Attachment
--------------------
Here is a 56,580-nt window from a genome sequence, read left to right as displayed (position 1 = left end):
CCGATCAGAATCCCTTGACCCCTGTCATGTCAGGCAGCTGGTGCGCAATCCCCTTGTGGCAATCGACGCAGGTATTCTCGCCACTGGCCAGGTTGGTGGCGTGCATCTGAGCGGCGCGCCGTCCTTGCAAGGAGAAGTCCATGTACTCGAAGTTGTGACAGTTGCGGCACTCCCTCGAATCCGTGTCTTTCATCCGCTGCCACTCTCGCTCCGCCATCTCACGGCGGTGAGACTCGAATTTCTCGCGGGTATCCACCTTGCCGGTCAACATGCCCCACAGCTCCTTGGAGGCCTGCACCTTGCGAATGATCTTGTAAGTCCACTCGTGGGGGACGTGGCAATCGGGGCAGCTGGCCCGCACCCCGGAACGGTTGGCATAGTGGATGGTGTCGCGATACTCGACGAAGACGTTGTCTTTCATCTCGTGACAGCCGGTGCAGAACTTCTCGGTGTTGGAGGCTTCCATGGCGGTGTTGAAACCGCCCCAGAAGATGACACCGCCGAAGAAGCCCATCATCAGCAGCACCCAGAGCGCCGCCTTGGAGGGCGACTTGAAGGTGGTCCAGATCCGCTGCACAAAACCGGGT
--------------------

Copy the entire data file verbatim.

Here is a 56,580-nt window from a genome sequence, read left to right as displayed (position 1 = left end):
CCGATCAGAATCCCTTGACCCCTGTCATGTCAGGCAGCTGGTGCGCAATCCCCTTGTGGCAATCGACGCAGGTATTCTCGCCACTGGCCAGGTTGGTGGCGTGCATCTGAGCGGCGCGCCGTCCTTGCAAGGAGAAGTCCATGTACTCGAAGTTGTGACAGTTGCGGCACTCCCTCGAATCCGTGTCTTTCATCCGCTGCCACTCTCGCTCCGCCATCTCACGGCGGTGAGACTCGAATTTCTCGCGGGTATCCACCTTGCCGGTCAACATGCCCCACAGCTCCTTGGAGGCCTGCACCTTGCGAATGATCTTGTAAGTCCACTCGTGGGGGACGTGGCAATCGGGGCAGCTGGCCCGCACCCCGGAACGGTTGGCATAGTGGATGGTGTCGCGATACTCGACGAAGACGTTGTCTTTCATCTCGTGACAGCCGGTGCAGAACTTCTCGGTGTTGGAGGCTTCCATGGCGGTGTTGAAACCGCCCCAGAAGATGACACCGCCGAAGAAGCCCATCATCAGCAGCACCCAGAGCGCCGCCTTGGAGGGCGACTTGAAGGTGGTCCAGATCCGCTGCACAAAACCGGGT